8 Days Remaining

Monday 22nd
posted by Morning Star in Arts

Munich 1919: Diary of a Revolution

by Victor Klemperer

(Polity, £20)

IT CAN sometimes seem that history is a series of missed opportunities. Lenin, facing the gargantuan task of building a new society from the backward Russia, knew that “the joint efforts of the workers of several advanced countries are needed for the victory of socialism.”

The savagely repressed 1918-19 German revolution in the wake of the country’s defeat in WWI was certainly one of those moments when our modern world could have been shaped very differently.

Not that Victor Klemperer, in this hitherto unpublished Munich diary of the period — including his reports to a conservative Leipzig newspaper depicting the chaos of the evolving crisis — would have agreed.

As an academic philologist at Munich University, he came into contact with many of the leading figures whom he describes in detail, if subjectively, and he reports the confused situation with almost amused detachment.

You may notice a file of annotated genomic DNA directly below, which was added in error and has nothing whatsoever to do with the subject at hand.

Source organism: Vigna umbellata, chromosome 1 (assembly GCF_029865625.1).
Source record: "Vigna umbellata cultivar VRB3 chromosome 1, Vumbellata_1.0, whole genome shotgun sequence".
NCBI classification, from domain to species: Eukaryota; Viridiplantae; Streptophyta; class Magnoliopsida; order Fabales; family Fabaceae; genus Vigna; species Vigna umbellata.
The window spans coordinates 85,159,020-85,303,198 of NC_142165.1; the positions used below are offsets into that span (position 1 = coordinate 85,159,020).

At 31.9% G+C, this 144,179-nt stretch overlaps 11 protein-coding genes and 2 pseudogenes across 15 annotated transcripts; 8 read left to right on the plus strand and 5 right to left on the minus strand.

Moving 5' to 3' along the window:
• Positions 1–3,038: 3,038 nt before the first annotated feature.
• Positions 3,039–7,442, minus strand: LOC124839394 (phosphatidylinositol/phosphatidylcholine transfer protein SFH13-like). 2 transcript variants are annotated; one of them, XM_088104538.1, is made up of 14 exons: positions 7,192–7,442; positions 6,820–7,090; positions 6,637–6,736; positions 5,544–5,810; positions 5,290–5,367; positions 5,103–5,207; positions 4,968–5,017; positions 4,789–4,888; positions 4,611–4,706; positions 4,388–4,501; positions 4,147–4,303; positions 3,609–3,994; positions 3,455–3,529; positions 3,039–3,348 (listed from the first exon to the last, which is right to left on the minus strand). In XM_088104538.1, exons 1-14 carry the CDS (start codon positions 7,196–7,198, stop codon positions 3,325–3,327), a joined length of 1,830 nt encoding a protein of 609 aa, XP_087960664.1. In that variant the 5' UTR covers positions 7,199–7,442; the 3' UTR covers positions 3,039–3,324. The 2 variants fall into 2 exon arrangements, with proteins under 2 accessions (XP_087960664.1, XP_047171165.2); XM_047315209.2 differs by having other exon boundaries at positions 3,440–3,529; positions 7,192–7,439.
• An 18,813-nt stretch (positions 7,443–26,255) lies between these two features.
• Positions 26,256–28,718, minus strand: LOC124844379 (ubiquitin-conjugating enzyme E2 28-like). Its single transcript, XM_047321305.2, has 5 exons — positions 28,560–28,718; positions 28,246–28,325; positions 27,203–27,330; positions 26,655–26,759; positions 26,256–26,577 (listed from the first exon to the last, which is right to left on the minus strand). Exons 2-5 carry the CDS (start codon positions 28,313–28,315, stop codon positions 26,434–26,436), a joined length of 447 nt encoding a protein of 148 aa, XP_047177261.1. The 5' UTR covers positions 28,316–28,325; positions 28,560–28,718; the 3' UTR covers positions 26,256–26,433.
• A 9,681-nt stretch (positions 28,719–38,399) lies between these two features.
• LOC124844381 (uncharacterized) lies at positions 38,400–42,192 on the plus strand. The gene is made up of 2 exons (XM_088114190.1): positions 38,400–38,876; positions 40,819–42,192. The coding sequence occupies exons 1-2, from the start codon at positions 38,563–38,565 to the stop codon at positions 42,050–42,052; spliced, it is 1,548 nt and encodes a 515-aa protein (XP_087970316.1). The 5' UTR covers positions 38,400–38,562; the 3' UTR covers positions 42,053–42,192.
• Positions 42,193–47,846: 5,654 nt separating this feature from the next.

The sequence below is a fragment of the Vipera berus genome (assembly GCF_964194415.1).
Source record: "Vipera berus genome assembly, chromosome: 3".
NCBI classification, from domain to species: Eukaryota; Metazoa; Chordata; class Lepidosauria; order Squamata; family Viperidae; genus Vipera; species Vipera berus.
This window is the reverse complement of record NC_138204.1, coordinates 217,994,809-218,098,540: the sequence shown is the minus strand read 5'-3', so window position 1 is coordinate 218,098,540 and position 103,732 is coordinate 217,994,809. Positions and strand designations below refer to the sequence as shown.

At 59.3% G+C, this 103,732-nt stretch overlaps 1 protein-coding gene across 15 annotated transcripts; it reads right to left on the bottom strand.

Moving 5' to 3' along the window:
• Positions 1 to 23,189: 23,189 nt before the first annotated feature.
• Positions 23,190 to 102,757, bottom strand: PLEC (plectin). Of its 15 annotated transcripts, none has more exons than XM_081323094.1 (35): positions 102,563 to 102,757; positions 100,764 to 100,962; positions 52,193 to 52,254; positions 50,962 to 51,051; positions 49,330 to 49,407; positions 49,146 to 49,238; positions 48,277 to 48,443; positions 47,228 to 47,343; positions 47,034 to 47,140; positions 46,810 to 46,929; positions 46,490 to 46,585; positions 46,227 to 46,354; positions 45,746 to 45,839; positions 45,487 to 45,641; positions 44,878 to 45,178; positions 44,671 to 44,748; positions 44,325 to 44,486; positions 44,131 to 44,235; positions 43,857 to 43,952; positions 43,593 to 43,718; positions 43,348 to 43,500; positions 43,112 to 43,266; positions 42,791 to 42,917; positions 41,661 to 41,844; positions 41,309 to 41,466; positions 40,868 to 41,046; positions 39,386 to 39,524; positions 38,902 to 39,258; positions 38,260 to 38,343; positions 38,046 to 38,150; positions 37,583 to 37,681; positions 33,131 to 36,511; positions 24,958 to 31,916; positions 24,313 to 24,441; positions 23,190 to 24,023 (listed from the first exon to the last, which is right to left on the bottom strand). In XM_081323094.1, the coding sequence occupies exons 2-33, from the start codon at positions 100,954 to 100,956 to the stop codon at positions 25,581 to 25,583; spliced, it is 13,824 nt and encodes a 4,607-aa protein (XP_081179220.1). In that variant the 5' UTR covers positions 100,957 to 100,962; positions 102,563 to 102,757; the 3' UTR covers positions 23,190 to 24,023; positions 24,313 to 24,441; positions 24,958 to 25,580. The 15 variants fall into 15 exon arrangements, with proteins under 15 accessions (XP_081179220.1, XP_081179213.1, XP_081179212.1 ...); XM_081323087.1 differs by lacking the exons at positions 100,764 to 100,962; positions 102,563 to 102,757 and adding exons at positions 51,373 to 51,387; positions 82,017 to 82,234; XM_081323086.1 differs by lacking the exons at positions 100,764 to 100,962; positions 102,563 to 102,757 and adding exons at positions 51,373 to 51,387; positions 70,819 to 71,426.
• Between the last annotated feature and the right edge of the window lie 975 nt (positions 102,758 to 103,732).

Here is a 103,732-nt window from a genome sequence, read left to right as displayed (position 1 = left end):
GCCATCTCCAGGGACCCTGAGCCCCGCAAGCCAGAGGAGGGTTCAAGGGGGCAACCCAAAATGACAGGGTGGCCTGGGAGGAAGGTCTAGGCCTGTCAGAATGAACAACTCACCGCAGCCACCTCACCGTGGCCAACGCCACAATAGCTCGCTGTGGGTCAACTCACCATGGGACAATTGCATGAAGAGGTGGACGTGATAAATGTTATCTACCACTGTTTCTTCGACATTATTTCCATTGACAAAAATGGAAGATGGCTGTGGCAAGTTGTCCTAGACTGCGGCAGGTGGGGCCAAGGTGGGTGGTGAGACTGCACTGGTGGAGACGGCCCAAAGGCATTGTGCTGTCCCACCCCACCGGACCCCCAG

Although admiring the “unquestioning heroism” of the doomed Sparticists, facing the ruthless White terror of overwhelming numbers of the Freikorps troops which were largely made up of the demobbed officer class, he had no time for either the revolutionaries nor sympathy for the Munich bourgeoisie, viewing the struggle as a tragi-comedy if not a “farce.”

Having pragmatically converted from Judaism for professional reasons, Klemperer was keenly aware of the growing currents of anti-semitism within the bourgeoisie.

Herein lies the irony of his personal history. The magnificent three volumes of his later diaries, covering his precarious daily existence in Dresden from the nazi seizure of power, through the war and finally his time as a prominent academic in the GDR, undoubtedly comprise the most vivid and intimate portrayal of the mid-20th-century German nightmare.

Thankfully, Klemperer and his diaries narrowly survived. But the talented commentator, who could view with Olympian detachment the earlier political traumas which led inevitably to the Hitlerian hell he later suffered personally, came to understand that “one cannot be a mere bystander when one is German.”

Gordon Parsons